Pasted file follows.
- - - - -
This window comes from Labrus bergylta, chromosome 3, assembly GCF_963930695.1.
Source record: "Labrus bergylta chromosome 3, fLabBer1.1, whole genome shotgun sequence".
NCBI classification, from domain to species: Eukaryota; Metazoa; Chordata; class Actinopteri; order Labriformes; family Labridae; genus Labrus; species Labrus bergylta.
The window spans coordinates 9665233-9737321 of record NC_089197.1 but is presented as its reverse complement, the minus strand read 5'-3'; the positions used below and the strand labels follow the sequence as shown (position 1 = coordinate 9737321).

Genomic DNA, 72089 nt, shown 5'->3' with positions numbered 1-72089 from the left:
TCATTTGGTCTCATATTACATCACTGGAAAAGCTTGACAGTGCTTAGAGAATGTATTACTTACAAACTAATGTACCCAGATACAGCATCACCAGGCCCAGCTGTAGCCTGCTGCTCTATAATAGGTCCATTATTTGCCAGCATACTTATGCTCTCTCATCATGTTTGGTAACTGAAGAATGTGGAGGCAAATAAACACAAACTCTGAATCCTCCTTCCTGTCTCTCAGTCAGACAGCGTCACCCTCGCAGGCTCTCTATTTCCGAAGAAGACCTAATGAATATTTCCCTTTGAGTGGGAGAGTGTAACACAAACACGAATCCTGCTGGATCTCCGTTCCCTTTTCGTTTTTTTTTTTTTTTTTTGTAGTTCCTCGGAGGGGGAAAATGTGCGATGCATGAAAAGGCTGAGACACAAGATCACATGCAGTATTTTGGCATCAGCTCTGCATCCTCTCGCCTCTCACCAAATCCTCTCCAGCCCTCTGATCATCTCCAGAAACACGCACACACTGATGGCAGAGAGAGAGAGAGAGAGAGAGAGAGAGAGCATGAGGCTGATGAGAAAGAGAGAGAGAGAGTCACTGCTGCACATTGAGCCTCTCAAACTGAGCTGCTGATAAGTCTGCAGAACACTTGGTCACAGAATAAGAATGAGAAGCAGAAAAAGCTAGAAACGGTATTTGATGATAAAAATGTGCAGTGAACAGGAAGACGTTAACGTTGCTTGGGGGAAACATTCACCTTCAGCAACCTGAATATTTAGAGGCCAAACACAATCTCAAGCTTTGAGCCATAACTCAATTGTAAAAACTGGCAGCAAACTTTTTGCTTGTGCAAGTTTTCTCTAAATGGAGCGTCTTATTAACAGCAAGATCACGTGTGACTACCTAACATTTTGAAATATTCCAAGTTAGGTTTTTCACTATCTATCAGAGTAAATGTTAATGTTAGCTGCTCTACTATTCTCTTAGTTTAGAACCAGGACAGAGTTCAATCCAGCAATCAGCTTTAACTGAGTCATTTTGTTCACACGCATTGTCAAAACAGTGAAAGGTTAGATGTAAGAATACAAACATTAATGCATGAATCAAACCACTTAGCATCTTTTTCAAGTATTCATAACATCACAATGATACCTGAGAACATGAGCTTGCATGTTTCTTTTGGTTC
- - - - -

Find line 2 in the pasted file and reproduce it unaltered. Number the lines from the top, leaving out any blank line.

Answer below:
Source record: "Labrus bergylta chromosome 3, fLabBer1.1, whole genome shotgun sequence".